The ruling came from a case in which a man was arrested for disorderly conduct after he gave the finger to a St. Johnsville, N.Y., police officer. John Swartz, the plaintiff, testified that he and his wife were driving to visit his son when they saw a police car with a radar device, and Swartz, who wasn’t breaking any driving laws, flipped the officer off. As soon as they arrived at their son’s house, however, a cop car pulled up to them and arrested Swartz for disorderly conduct.
Weirdly, the defendants had a different, kind of BS version of the story: while they acknowledged that the officer had seen Swartz flip him off, they thought that he was in need of assistance. Really. As the Second Court of Appeals wrote in their ruling:
As reasons he stated: John’s gesture “appeared to me he was trying to get my attention for some reason,” (2) “I thought that maybe there could be a problem in the car. I just wanted to assure the safety of the passengers,” and (3) “I was concerned for the female driver, if there was a domestic dispute.”
In his opinion, Judge Jon Newman ruled that the cops had no rational basis for pulling over Swartz based on his “giving them the finger”, saying that “the nearly universal recognition that this gesture is an insult deprives such an interpretation of reasonableness,” meaning: what kind of anti-social person thinks that flipping someone off equates to asking the police for help?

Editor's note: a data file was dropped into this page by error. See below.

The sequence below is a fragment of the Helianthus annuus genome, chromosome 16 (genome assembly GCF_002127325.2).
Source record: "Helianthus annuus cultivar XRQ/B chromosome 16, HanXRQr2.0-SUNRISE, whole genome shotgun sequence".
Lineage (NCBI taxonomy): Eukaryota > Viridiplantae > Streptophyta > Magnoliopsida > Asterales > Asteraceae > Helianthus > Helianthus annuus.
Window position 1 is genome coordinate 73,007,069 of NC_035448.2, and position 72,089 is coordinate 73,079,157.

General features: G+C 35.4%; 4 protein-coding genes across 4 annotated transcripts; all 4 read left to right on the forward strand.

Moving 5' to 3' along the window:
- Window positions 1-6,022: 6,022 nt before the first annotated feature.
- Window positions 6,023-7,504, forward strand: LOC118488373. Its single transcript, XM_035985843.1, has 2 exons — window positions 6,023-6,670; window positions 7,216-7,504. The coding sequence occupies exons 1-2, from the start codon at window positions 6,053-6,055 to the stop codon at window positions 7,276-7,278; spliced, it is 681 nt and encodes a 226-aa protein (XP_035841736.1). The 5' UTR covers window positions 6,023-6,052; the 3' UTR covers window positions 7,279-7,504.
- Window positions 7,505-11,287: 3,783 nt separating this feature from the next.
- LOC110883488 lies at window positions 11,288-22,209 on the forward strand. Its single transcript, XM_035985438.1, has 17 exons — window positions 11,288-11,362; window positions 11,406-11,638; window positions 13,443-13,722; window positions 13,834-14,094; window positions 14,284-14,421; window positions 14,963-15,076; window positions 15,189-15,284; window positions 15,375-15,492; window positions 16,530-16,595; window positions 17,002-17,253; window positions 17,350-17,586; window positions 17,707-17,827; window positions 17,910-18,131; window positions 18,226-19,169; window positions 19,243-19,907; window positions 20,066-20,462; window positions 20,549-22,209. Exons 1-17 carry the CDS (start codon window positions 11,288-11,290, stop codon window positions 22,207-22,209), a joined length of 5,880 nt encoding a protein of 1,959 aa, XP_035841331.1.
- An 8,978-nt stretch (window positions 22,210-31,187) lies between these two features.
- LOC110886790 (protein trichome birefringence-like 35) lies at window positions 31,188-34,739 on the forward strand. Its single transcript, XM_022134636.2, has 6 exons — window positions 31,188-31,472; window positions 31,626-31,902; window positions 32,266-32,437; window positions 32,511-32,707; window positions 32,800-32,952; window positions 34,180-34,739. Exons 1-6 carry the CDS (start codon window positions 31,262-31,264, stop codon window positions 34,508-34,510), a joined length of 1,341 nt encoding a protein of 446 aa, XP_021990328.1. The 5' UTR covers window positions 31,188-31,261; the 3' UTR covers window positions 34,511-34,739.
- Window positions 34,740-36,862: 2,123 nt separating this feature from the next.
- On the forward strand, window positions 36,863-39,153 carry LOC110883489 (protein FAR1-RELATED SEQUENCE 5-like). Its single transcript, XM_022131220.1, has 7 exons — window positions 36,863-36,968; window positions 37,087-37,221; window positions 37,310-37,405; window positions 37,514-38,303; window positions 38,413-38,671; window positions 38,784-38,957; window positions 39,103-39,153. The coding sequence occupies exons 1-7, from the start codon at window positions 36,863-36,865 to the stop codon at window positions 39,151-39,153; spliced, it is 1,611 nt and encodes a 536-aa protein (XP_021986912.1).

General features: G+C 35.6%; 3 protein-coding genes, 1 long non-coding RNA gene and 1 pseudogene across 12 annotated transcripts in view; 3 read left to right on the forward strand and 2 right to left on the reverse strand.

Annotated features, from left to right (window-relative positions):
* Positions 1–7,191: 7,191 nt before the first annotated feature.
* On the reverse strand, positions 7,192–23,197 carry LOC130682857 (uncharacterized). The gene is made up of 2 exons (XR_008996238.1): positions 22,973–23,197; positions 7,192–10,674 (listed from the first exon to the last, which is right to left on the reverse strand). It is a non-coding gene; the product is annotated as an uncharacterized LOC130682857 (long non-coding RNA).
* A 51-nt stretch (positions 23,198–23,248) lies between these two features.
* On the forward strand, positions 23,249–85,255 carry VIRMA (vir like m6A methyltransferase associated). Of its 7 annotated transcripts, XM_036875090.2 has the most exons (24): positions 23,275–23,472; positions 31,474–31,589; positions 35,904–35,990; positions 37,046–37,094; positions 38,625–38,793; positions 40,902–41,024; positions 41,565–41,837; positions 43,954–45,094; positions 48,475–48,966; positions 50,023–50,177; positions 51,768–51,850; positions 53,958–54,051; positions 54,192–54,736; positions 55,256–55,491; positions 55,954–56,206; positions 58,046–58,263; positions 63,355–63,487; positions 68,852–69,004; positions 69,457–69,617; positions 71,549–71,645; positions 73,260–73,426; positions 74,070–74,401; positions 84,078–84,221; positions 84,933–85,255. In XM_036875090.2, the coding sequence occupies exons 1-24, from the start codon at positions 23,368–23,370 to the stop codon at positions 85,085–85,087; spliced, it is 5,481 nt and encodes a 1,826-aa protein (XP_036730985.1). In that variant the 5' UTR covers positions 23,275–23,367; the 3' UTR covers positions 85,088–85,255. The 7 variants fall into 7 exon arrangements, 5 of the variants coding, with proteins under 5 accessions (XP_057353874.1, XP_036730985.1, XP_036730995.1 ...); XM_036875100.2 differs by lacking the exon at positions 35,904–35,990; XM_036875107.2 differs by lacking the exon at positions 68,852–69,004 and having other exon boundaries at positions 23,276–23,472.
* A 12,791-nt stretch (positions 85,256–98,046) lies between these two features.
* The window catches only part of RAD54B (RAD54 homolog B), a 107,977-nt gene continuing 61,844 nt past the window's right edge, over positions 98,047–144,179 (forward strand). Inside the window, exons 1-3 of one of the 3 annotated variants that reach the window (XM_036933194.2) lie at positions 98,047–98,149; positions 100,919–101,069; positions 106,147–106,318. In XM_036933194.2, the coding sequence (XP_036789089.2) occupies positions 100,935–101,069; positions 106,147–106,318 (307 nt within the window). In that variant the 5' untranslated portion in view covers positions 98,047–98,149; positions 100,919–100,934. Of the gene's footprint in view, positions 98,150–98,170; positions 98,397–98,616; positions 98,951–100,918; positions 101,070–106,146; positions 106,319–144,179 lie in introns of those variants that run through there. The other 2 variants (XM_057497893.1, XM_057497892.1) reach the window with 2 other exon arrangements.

This ancient gesture of insult is not the basis for a reasonable suspicion of a traffic violation or impending criminal activity. Surely no passenger planning some wrongful conduct toward another occupant of an automobile would call attention to himself by giving the finger to a police officer. And if there might be an automobile passenger somewhere who will give the finger to a police officer as an ill-advised signal for help, it is far more consistent with all citizens’ protection against improper police apprehension to leave that highly unlikely signal without a response than to lend judicial approval to the stopping of every vehicle from which a passenger makes that gesture.
Well, at least we learned today that if you flip a policeman off, they may interpret it as a sign that you need police assistance and aid you as quickly as possible. Or they’ll attempt to arrest you.
[h/t Counter Current]
[Image via Shutterstock]
Have a tip we should know? [email protected]